Bylaw Hearings Re-stir Cumberland Public Anger
Two public hearings, held online last night by Cumberland Council, offered a rehash of the anger and bitterness expressed by residents of Parrsboro over the cost of sewer improvements in the former town.
Unable to hold a traditional public hearing because of COVID-19, council called for public input by phone, mail, and email. The responses mirrored comments that were shouted at a wild and woolly council meeting in June of 2019.
Cumberland had completed improvements and an extension to the community waste water system but when residents received invoices for nearly a thousand dollars per household, the proverbial hit the fan.
People said they were blind-sided, accusing council of taking action without communicating effectively with the community.
It is a complex issue with criticism of the provincial government for not providing the kind of support that has been offered other communities, most notably Cape Breton Municipality where the province assumed 100% of a similar yet larger project.
People object to Cumberland’s proposed bylaws that call for local improvement charges and sewer services that are treated like property taxes, allowing the county to use tax collection policies for overdue bills.
Comments to the public hearing noted that improvements to community, like a sewer or water system, are enjoyed by the entire community and should not be paid only by those connected to the systems. The comparison to schools was noted where all tax payers contribute to school even if they do not have children attending.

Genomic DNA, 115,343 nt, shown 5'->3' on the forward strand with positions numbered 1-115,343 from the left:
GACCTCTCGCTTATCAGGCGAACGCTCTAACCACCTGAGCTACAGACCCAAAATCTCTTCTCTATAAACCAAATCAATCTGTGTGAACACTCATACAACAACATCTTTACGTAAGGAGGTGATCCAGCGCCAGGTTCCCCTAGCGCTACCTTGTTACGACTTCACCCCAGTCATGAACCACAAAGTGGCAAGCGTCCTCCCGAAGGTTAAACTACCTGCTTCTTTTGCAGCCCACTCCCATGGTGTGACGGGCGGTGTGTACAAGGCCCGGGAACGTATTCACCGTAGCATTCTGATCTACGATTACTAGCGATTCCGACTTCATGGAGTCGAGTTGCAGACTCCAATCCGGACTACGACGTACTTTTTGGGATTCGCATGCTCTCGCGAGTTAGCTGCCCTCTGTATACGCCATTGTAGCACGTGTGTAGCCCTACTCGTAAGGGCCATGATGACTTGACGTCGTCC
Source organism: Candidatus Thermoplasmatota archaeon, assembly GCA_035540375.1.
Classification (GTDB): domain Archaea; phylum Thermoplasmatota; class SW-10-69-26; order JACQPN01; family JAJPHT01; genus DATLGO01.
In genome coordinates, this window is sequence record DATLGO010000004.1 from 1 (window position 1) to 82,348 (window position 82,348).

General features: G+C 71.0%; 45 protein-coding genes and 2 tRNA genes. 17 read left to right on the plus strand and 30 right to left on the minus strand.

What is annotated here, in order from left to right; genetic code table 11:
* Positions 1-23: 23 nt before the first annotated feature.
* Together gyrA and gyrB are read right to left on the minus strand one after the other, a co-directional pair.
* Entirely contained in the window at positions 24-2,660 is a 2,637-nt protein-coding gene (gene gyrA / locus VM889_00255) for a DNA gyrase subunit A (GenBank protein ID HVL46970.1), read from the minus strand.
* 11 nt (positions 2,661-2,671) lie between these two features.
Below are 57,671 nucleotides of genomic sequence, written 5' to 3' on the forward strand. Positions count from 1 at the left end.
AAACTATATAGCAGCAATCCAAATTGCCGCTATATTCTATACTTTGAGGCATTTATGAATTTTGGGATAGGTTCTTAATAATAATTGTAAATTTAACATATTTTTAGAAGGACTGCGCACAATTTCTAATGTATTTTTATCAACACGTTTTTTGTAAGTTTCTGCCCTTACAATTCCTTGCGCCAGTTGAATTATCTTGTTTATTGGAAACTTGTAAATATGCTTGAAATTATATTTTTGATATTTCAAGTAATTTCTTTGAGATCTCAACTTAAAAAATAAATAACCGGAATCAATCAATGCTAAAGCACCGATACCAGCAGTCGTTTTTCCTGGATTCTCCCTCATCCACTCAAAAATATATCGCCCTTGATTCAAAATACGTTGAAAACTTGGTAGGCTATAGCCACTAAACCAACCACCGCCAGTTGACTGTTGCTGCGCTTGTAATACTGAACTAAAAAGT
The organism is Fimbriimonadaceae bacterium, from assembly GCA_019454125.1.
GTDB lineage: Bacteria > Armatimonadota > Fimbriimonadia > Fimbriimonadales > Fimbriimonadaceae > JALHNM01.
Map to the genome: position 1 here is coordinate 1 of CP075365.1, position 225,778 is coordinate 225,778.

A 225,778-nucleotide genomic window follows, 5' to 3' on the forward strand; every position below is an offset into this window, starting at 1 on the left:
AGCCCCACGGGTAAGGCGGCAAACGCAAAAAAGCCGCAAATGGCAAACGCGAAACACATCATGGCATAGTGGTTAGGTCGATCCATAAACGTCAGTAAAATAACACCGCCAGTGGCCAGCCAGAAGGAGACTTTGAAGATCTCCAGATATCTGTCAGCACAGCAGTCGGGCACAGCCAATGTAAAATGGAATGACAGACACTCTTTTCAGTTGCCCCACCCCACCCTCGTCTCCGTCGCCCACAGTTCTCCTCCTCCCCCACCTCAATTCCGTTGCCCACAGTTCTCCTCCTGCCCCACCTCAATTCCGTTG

The tension is not just about money. The backlash from Parrsboro also points to a weakness in communication. While the county can rightly point out that the public can find the information by following council, looking to their website or even Facebook, the people feel they should not have to go looking. Instead, they argue, the people should be consulted.
From the county’s perspective, the closure of newspapers now hinders the traditional way they communicate as the internet offers so much choice it is nearly impossible to find a platform that reaches the majority of ratepayers.
One new suggestion came out of last night’s meeting when Steve Johnson, who presented live on Zoom, said the bylaw decision should be put off till after next month’s municipal election because the new council will have to live with the consequences.
The idea struck a chord with out-going councillor Lynne Welton who agreed the matter should be referred to the new council because the process to date had been badly affected by COVID and other shortcomings in communication.
Council will decide next Wednesday when they plan final consideration of the proposed bylaws.
The photo shows an RCMP officer in the foyer just outside the county council chamber. The police were called when an angry crowd disrupted the council meeting in June, 2019.
Add your comments below.